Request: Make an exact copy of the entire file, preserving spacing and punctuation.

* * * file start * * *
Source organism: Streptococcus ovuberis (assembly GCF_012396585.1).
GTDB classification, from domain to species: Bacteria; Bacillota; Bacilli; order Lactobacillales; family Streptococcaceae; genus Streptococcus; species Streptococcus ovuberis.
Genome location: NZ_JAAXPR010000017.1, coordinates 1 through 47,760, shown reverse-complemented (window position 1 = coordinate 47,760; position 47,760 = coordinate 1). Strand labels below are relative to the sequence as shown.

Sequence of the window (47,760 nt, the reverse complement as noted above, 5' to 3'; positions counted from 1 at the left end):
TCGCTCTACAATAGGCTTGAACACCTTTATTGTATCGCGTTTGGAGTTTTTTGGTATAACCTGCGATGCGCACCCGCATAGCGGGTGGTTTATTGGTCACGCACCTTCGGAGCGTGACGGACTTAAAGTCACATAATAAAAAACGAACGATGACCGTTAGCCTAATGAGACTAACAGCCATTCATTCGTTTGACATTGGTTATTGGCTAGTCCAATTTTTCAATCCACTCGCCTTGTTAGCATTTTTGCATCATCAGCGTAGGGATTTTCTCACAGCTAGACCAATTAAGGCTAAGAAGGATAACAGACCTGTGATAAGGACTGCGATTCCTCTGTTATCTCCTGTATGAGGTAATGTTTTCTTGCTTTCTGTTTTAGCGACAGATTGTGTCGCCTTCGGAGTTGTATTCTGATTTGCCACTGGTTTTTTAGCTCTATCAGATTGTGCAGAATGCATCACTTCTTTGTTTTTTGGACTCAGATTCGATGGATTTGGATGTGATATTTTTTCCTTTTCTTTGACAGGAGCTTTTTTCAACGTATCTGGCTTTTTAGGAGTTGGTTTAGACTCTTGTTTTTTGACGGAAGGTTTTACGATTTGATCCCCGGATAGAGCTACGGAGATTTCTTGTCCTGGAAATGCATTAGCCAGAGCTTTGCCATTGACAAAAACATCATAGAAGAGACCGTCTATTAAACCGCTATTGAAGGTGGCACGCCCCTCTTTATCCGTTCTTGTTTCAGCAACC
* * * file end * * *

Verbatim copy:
Source organism: Streptococcus ovuberis (assembly GCF_012396585.1).
GTDB classification, from domain to species: Bacteria; Bacillota; Bacilli; order Lactobacillales; family Streptococcaceae; genus Streptococcus; species Streptococcus ovuberis.
Genome location: NZ_JAAXPR010000017.1, coordinates 1 through 47,760, shown reverse-complemented (window position 1 = coordinate 47,760; position 47,760 = coordinate 1). Strand labels below are relative to the sequence as shown.

Sequence of the window (47,760 nt, the reverse complement as noted above, 5' to 3'; positions counted from 1 at the left end):
TCGCTCTACAATAGGCTTGAACACCTTTATTGTATCGCGTTTGGAGTTTTTTGGTATAACCTGCGATGCGCACCCGCATAGCGGGTGGTTTATTGGTCACGCACCTTCGGAGCGTGACGGACTTAAAGTCACATAATAAAAAACGAACGATGACCGTTAGCCTAATGAGACTAACAGCCATTCATTCGTTTGACATTGGTTATTGGCTAGTCCAATTTTTCAATCCACTCGCCTTGTTAGCATTTTTGCATCATCAGCGTAGGGATTTTCTCACAGCTAGACCAATTAAGGCTAAGAAGGATAACAGACCTGTGATAAGGACTGCGATTCCTCTGTTATCTCCTGTATGAGGTAATGTTTTCTTGCTTTCTGTTTTAGCGACAGATTGTGTCGCCTTCGGAGTTGTATTCTGATTTGCCACTGGTTTTTTAGCTCTATCAGATTGTGCAGAATGCATCACTTCTTTGTTTTTTGGACTCAGATTCGATGGATTTGGATGTGATATTTTTTCCTTTTCTTTGACAGGAGCTTTTTTCAACGTATCTGGCTTTTTAGGAGTTGGTTTAGACTCTTGTTTTTTGACGGAAGGTTTTACGATTTGATCCCCGGATAGAGCTACGGAGATTTCTTGTCCTGGAAATGCATTAGCCAGAGCTTTGCCATTGACAAAAACATCATAGAAGAGACCGTCTATTAAACCGCTATTGAAGGTGGCACGCCCCTCTTTATCCGTTCTTGTTTCAGCAACC